Clan History

We Burkes have long known of our importance and dominance throughout Irish history so it comes as no shock that the name Burke is one of the most popular of all surnames of Irish origin.

It is estimated that over 25,000 people in Ireland are of the Burke name and our reach is even broader and our numbers even more vast when the global community is taken into account with the US, Canada, the UK, Australia and New Zealand to name but a few countries that are now well populated with our revered ancestry!

An article on the Burke Clan history reveals the following:

“The history of the energetic Burke family is complex and widespread. William de Burgh (called William the Conqueror by Irish annalists and wrongly described as William Fitzadelm de Burgo) was the progenitor of the Burkes in Ireland and brother of Hubert de Burgh, "the most powerful man in England next to King John". These brothers claimed ancestry directly from Charlemange.

Burke - a numerous Hiberno-Norman surname

William came to Ireland in about 1185 and was made Governor of Limerick and succeeded Strongbow as Chief Governor. He consolidated his social position by marrying a daughter of Donal Mor O Brien, King of Thomond (now the area around Shannon airport). He set out to conquer Connacht and after much massacre and pillaging he overcame the reigning O Conors. According to the annals "he died of a singular disease too horrible to write down".

He was buried c. 1205 in Athassel Abbey which he had founded. William's son, Richard (c. 1193 - 1243), Viceroy of Ireland and Lord of Connacht and Trim in County Meath, despite his continual assaults on the O Conor kings of Connacht, married an O Conor daughter. It is said that he founded the city of Galway. Certainly he built himself a fine house there between Lough Corrib and the Atlantic Ocean.

His eldest son, Walter (d. 1272), acquired the Earldom of Ulster through marriage with a daughter of Hugh de Lacy. He fortified his Ulster territory with many castles which still enliven the coast in counties Donegal, Down and Antrim. It was he who built the amazing Dunluce Castle near Portrush in County Antrim which was used in succeeding centuries by the MacQuillans and the MacDonnells. From Walter, 1st Earl of Ulster, descend the Burkes of Limerick and Tipperary.

 

Burke (Bourke, de Burgh), gaelicised as de Burca, is much the most numerous of the Hiberno-Norman surnames. It is estimated that there are some 19,000 people of the name in Ireland today: with its variant Bourke it comes fourteenth in the list of commonest names.

Sir John Davis said in 1606: "There are more able men of the surname of Bourke than of any name whatsoever in Europe". Having regard to the large number of Burkes, or Bourkes, now living - the figure 19,000, given above, must be multiplied several times to include emigrants of Irish stock to America and elsewhere - it is hardly possible that they all stem from the one ancestor (the name, it may be remarked, is not found in England except in families of Irish background); nevertheless, even if several different Burkes came to Ireland in the wake of Strongbow, it is the one great family, mentioned above, which has been so prominent in Irish history.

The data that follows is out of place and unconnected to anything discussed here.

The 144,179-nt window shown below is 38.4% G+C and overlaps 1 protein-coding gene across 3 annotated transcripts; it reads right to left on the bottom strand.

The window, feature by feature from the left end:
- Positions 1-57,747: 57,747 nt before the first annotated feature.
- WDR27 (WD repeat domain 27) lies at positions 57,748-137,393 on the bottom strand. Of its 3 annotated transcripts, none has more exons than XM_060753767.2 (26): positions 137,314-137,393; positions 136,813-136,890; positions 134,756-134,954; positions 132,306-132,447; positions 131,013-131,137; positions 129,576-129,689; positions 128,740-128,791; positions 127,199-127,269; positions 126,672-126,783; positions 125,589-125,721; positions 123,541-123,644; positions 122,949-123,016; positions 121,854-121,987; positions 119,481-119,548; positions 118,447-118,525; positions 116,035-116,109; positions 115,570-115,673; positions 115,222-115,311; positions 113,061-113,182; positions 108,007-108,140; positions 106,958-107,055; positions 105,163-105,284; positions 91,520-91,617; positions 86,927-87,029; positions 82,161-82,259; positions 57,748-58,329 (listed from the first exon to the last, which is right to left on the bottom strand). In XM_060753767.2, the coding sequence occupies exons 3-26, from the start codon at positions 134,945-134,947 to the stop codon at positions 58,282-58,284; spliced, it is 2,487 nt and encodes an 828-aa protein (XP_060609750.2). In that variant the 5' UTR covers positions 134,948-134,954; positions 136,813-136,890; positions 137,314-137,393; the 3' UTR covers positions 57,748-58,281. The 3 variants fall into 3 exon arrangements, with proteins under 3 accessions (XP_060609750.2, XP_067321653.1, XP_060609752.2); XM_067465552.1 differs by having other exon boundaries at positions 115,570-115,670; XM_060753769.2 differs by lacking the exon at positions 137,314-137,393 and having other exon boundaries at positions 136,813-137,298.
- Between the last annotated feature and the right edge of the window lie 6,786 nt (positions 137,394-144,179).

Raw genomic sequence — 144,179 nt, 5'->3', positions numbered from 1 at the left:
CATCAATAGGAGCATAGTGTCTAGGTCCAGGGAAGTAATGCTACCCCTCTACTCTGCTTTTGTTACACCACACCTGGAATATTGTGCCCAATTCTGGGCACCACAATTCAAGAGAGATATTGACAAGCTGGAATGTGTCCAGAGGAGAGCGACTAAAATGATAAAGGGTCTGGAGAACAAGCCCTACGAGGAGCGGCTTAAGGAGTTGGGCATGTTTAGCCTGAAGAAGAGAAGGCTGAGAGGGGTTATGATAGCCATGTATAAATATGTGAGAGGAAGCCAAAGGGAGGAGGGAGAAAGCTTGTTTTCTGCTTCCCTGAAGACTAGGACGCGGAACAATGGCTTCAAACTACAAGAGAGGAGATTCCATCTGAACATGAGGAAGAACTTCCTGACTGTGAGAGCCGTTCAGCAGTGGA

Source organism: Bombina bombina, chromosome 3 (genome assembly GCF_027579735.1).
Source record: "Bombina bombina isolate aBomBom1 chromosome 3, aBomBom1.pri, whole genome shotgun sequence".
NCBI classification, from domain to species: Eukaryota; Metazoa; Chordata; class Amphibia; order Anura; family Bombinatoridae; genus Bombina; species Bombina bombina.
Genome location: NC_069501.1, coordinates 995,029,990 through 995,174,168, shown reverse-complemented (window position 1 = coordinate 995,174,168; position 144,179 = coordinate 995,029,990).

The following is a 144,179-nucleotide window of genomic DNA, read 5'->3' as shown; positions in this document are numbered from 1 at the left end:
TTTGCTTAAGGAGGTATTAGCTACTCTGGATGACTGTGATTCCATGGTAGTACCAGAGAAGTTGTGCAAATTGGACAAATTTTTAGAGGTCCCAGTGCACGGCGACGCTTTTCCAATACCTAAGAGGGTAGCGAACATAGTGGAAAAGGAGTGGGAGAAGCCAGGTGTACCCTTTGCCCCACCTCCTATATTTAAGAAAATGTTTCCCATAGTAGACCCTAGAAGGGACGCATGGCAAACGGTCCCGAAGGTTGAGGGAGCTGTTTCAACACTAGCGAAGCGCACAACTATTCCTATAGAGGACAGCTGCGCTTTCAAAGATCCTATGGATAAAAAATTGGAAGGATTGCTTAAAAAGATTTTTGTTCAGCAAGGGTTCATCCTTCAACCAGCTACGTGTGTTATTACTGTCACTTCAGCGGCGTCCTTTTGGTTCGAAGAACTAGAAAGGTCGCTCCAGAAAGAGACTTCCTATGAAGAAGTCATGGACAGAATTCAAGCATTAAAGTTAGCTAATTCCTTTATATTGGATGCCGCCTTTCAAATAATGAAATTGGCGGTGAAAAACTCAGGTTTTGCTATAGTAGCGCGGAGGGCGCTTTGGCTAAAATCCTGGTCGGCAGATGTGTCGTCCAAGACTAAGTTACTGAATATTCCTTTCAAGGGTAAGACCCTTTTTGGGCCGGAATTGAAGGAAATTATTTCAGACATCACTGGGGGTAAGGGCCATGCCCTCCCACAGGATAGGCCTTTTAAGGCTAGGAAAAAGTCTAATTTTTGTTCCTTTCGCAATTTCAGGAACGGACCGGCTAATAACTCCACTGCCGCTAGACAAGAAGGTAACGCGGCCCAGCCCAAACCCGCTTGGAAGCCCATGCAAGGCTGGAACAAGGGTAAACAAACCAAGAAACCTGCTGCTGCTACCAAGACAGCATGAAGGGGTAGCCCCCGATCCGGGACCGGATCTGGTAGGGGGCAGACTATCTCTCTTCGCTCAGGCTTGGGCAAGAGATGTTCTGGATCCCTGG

The Burkes became more completely hibernicised than any other Norman family. They adopted Brehon Law and proclaimed themselves chiefs after the Irish fashion, forming, indeed, several septs of which the two most important were known as MacWilliam Uachtar (Galway) and MacWilliam Iochtar (Mayo). Minor branches became MacDavie, MacGibbon, MacHugo, MacRedmond and MacSeoinin. Of these the name Mac Seoinin is extant in Counties Mayo and Galway as Jennings, and MacGibbon as Gibbons.

As late as 1518, when the City of the Tribes was still hostile to its Gaelic neighbours and the order was made that "neither O nor Mac should strut or swagger through the streets of Galway", a more specific instruction was issued forbidding the citizens to admit into their houses "Burkes, MacWilliams, Kelly or any other sept".

Thor Ballyee - formerly a 16th Century Burke stronghold

Lacking a male heir, the title of Ulster went from the de Burgos to the royal family of England when Elizabeth de Burgo, Countess of Ulster (d. 1363), an only child, married Lionel, Duke of Clarence, the third son of the Yorkist king of England, Edward II. Lionel became Earl of Ulster, a title still used by the royal family. The Burkes saw to it that no Duke of Clarence, Earl of Ulster or not, would get hold of their Connacht territory.

In fact they had grabbed it from the native O Flahertys, having driven them from Galway city. They leased some land back to the O Flahertys, but, as no rent seemed to be forthcoming, a Burke was sent to collect it at the O Flaherty headquarters at the magnificent Aughanure Castle in Oughterard. They were enjoying a banquet and he was invited to join them.

During the feasting he mentioned the rent. Immediately, an O Flaherty pressed a concealed flagstone which hurled Burke into the river. They cut off his head and sent it back to the Burke stronghold, describing it as "O Flaherty's rent".”